What is the faith that gives meaning to our life and how does one get it? Soren Kierkegaard, the Danish Philosopher and Theologian, who was born some 200 years ago, wrote that faith begins with “a leap of faith”…a desire to believe. In this leap of faith we discover more fully what we want to believe; the beliefs that make us who we want to be.

Faith in God may begin with this. But it is more. True faith is more than religious adherence to the standards of one’s Church, and more than a cold response of the mind to commit one’s life to a set of convictions, to set a course of action that shapes our life as we might desire…it is a love affair…that gives fullness of meaning to our life, and gives life to us...and through us...even to God.

Where is God? every life-giving act of true love.

Monday, January 11, 2010


In the movie, "Cool Hand Luke", Paul Newman, as he enters an old church after running for his life, says, “Old Man, whadaya got planned for me? What’s next? Whadaya put me on earth for?”

As we begin a new year, even before making our resolutions, it‘s worth asking, “Why am I here?” Perhaps, like Jerry Kramer, an outstanding football player with the Green Bay Packers of old, there are times when we, too, say, “There’s got to be more to life than this.” Which perhaps is another way of asking, “How meaningful is my life?”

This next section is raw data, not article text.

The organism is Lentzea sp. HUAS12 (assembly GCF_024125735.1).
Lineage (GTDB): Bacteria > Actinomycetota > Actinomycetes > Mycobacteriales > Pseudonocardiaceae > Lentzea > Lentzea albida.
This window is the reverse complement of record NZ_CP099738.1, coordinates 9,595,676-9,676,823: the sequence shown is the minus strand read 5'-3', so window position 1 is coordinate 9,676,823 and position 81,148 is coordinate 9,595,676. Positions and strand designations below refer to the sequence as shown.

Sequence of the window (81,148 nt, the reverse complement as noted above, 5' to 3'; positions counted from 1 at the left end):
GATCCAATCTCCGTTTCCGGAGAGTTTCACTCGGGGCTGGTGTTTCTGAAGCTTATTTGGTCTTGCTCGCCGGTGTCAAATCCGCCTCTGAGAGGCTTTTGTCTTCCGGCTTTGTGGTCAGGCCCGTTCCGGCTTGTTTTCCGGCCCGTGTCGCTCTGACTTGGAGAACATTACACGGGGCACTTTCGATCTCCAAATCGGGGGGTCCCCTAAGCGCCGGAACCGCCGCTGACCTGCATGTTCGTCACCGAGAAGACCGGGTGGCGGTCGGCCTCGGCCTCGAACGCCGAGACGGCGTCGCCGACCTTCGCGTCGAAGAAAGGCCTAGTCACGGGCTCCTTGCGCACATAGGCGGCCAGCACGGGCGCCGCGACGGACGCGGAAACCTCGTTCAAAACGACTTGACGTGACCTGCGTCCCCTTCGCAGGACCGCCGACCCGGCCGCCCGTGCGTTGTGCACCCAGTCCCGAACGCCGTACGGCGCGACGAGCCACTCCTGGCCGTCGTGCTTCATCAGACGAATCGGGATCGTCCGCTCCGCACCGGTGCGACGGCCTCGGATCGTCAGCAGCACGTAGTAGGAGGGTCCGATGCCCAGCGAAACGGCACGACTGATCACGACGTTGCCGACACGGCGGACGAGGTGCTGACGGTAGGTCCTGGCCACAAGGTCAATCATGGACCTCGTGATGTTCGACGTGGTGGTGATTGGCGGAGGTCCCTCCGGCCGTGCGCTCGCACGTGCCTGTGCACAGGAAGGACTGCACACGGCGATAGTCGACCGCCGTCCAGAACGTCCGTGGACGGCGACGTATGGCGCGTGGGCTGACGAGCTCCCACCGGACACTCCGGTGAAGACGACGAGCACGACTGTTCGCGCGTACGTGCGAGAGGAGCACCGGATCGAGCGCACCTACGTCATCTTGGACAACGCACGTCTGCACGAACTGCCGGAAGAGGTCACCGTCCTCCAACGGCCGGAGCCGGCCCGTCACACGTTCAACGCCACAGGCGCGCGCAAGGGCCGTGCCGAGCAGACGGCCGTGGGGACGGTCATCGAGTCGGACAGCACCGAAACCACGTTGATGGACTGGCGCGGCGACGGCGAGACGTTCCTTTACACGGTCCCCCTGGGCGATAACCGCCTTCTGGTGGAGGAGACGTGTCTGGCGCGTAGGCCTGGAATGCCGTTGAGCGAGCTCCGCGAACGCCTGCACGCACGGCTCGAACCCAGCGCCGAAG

We want to find meaning in what we do…why we are here. Finding meaning in life begins with believing in who we are and whose we are. For the moment, I would like to focus on the first part…Who Am I? Though we strive to put up a beautiful fa├žade, what most defines us is what’s inside our heart. God says to us, “People look at the outside appearance, but I look at the heart.” (1Sam16:7). And nothing reveals what’s in our heart more than our dreams, our convictions, what we stand for.

Most of us are familiar with Martin Luther King Jr.’s dream and convictions from his “I Have A Dream” speech, which speaks of equality and brotherhood and hope. But there was a private dream he shared, just as inspirational, wherein he said just a few days before he was killed,

“I’d like for somebody to say that Martin Luther King Jr. tried to love somebody…that I did try to feed the hungry…to clothe the naked…that I tried to be right on the war question. And all the other shallow things will not matter. I won’t have any money to leave behind. I won’t have the fine and luxurious things in life to leave behind. But I just want to leave a committed life behind.”

What are you committed to? To what do you want to give your heart?